When you’re on the news side, you’re covering these types of incidents. Reporters know that there is much people can’t say when in the midst of a crisis. I now help people understand that there are times you can’t answer a question and times that you shouldn’t answer a question. The reporter is not a criminal for asking the question, but you need to know how to graciously not answer the question.
Now that you have been on both sides of the news, what advice would you give consumers about what news is and what is being fed to them as public relations?
If the consumer reads or sees something on TV that they don’t agree with, the information is often considered inaccurate slop. Everyone has an opinion, and I’m thankful for a free press. You can read anything you want. No one requires you to read The Wall Street Journal or watch CNN. What I would tell people is to seek out things that they disagree with. You might as well hear what the opposition is saying, and you might learn something.
You’re very passionate about your work. What would you say drives you about your public relations work?
I had a blast as a reporter. I learned a lot, I was respected, and I felt powerful, and I enjoyed that. But now I really find value in helping a client understand what is newsworthy and what is not. I think I save clients from being embarrassed with bad pitches. I think when I work with executives, they are more prepared to talk to the media. There are also times when you really help get something newsworthy out there in a manner that is understandable.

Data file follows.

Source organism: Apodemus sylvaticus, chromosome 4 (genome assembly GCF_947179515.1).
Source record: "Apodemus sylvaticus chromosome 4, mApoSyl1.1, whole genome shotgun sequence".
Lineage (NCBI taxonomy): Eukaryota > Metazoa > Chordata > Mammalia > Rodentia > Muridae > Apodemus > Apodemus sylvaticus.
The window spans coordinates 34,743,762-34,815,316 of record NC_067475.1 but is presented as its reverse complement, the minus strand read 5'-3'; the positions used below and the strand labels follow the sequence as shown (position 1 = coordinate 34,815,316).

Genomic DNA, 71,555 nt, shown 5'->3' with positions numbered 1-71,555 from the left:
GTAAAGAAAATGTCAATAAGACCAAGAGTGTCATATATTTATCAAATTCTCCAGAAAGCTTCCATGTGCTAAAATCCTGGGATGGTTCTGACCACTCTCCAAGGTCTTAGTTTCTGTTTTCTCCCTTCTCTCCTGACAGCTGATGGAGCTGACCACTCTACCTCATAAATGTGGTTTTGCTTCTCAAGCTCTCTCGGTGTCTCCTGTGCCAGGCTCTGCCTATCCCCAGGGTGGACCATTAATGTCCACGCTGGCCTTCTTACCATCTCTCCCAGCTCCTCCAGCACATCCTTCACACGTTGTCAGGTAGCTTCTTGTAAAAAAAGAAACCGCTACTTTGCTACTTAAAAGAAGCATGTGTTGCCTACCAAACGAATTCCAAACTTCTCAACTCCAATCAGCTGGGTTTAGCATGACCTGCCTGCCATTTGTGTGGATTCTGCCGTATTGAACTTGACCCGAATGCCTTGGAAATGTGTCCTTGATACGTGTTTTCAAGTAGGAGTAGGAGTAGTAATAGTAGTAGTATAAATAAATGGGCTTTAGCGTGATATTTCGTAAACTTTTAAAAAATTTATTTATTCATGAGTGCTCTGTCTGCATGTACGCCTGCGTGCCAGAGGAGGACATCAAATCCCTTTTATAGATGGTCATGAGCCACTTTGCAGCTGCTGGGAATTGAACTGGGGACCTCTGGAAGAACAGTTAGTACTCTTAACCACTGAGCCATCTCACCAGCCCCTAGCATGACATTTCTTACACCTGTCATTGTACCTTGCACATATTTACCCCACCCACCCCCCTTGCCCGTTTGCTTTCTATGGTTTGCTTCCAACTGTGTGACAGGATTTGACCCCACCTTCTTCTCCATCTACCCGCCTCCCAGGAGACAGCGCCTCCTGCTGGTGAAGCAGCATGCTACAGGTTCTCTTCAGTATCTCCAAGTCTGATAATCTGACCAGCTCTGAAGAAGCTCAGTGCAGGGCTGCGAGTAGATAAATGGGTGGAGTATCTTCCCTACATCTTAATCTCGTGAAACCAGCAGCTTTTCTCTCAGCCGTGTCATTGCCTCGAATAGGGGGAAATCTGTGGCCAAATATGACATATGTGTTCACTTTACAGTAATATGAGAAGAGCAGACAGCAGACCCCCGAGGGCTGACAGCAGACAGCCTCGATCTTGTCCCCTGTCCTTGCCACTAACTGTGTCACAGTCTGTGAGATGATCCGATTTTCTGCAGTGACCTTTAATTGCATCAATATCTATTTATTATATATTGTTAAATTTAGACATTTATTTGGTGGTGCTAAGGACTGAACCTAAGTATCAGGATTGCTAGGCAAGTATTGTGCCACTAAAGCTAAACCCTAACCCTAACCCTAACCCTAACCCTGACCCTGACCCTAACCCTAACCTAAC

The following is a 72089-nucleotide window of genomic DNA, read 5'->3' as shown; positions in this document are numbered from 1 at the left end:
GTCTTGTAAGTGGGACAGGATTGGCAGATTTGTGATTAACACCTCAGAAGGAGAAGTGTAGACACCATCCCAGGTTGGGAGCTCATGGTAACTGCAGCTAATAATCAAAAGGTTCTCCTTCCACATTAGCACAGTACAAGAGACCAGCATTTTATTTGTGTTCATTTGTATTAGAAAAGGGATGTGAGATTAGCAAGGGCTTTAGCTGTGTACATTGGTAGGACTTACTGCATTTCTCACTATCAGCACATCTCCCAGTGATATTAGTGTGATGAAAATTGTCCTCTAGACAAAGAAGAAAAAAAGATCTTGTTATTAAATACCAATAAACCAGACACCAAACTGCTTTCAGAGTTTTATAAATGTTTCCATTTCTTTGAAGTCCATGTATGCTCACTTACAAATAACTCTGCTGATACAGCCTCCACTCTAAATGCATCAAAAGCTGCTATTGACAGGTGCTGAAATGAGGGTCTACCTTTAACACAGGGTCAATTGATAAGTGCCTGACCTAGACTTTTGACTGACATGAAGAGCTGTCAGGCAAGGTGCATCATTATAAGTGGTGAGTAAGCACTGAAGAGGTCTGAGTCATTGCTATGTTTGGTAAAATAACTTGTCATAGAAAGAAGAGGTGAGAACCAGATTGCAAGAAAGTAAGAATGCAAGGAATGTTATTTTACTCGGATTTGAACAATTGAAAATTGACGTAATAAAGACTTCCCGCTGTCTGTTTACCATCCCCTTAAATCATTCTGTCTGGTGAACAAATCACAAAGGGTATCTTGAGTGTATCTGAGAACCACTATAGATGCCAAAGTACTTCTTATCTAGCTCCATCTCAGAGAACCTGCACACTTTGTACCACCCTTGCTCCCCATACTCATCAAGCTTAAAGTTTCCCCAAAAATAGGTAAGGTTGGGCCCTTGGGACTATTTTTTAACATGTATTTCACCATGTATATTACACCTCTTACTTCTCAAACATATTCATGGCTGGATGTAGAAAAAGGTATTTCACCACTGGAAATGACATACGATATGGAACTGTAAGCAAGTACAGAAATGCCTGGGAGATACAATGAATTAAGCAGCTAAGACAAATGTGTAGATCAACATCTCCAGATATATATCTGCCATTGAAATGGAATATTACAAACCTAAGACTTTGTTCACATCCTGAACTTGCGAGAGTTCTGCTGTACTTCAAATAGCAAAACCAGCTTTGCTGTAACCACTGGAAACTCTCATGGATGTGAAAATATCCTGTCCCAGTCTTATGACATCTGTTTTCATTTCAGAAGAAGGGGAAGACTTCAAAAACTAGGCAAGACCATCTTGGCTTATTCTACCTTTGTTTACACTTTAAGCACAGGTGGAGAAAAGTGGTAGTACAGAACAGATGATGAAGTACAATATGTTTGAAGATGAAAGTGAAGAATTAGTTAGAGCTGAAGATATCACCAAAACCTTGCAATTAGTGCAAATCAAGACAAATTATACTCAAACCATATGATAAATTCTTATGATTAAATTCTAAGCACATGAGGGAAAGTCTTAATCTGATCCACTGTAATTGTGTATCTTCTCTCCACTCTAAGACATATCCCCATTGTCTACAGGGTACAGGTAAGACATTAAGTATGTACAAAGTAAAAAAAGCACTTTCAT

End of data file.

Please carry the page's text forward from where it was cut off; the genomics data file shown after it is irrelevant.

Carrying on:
When you were a student at Mizzou, where did you find yourself spending the most time?
I spent most of my time at the Columbia Missourian when the paper was housed in space behind Neff Hall. I probably spent more money at the Heidelberg restaurant and Shakespeare’s Pizza than I spent on books. My heart was very broken when the Heidelberg burnt down last year, and I’m glad that it was restored as much as possible to the original. Shakespeare’s opened when I was at Missouri, and I still think that they have excellent pizza – and that’s quite a thing to say coming from Chicago, where they make the world’s best pizza.
Other than journalism, another one of your loves is sailing. How did sailing become one of your pastimes?
A friend of mine at the Tribune taught both my husband and me how to sail. We bought our first boat in 1984, and it’s like having an instant getaway. It’s the only way I can describe it. We don’t take people out often, but it’s like having a vacation without having the hassle of flying someplace.
What is the meaning of your boat’s name: “Inflexible?”
It’s actually the name of a military boat. The Inflexible was a battle cruiser that saw action in WWI.
What does the Missouri School of Journalism mean to you?
There is simply no substitute for the hands-on experience, and there is no other journalism school that can give you the Missourian or KOMU. I see it as good experience for the real world because the people who hustle are the ones who end up with the page-one stories. I also look back at the emphasis on writing. Missouri still emphasizes writing.
Updated: November 4, 2011